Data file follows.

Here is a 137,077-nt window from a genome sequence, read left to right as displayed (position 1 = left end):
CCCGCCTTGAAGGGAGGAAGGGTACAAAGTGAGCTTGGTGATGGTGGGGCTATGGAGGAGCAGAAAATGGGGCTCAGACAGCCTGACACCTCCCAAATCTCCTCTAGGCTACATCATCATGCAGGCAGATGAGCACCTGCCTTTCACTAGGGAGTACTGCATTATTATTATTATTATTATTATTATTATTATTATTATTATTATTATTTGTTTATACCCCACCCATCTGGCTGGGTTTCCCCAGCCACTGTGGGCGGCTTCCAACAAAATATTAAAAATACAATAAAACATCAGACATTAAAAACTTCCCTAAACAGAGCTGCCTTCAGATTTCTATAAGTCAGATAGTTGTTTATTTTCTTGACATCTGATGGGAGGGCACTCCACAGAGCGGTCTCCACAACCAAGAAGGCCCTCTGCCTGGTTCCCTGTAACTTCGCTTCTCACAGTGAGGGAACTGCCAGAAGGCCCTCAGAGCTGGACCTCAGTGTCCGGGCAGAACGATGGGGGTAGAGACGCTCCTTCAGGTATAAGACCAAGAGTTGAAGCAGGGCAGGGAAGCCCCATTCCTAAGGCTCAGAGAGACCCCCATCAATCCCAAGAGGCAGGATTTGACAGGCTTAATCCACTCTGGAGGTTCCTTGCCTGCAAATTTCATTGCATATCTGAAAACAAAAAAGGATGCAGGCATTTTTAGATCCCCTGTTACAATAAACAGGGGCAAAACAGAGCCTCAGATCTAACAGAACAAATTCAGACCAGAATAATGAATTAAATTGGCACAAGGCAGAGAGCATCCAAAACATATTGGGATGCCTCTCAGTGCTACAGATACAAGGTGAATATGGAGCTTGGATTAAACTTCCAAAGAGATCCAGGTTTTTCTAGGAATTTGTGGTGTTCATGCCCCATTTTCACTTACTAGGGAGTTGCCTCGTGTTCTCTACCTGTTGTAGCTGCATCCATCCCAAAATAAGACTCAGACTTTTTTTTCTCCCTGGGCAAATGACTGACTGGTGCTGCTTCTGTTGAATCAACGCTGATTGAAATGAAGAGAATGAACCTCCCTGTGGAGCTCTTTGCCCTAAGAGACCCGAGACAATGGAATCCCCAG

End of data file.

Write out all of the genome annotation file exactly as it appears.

Here is a 137,077-nt window from a genome sequence, read left to right as displayed (position 1 = left end):
CCCGCCTTGAAGGGAGGAAGGGTACAAAGTGAGCTTGGTGATGGTGGGGCTATGGAGGAGCAGAAAATGGGGCTCAGACAGCCTGACACCTCCCAAATCTCCTCTAGGCTACATCATCATGCAGGCAGATGAGCACCTGCCTTTCACTAGGGAGTACTGCATTATTATTATTATTATTATTATTATTATTATTATTATTATTATTATTTGTTTATACCCCACCCATCTGGCTGGGTTTCCCCAGCCACTGTGGGCGGCTTCCAACAAAATATTAAAAATACAATAAAACATCAGACATTAAAAACTTCCCTAAACAGAGCTGCCTTCAGATTTCTATAAGTCAGATAGTTGTTTATTTTCTTGACATCTGATGGGAGGGCACTCCACAGAGCGGTCTCCACAACCAAGAAGGCCCTCTGCCTGGTTCCCTGTAACTTCGCTTCTCACAGTGAGGGAACTGCCAGAAGGCCCTCAGAGCTGGACCTCAGTGTCCGGGCAGAACGATGGGGGTAGAGACGCTCCTTCAGGTATAAGACCAAGAGTTGAAGCAGGGCAGGGAAGCCCCATTCCTAAGGCTCAGAGAGACCCCCATCAATCCCAAGAGGCAGGATTTGACAGGCTTAATCCACTCTGGAGGTTCCTTGCCTGCAAATTTCATTGCATATCTGAAAACAAAAAAGGATGCAGGCATTTTTAGATCCCCTGTTACAATAAACAGGGGCAAAACAGAGCCTCAGATCTAACAGAACAAATTCAGACCAGAATAATGAATTAAATTGGCACAAGGCAGAGAGCATCCAAAACATATTGGGATGCCTCTCAGTGCTACAGATACAAGGTGAATATGGAGCTTGGATTAAACTTCCAAAGAGATCCAGGTTTTTCTAGGAATTTGTGGTGTTCATGCCCCATTTTCACTTACTAGGGAGTTGCCTCGTGTTCTCTACCTGTTGTAGCTGCATCCATCCCAAAATAAGACTCAGACTTTTTTTTCTCCCTGGGCAAATGACTGACTGGTGCTGCTTCTGTTGAATCAACGCTGATTGAAATGAAGAGAATGAACCTCCCTGTGGAGCTCTTTGCCCTAAGAGACCCGAGACAATGGAATCCCCAG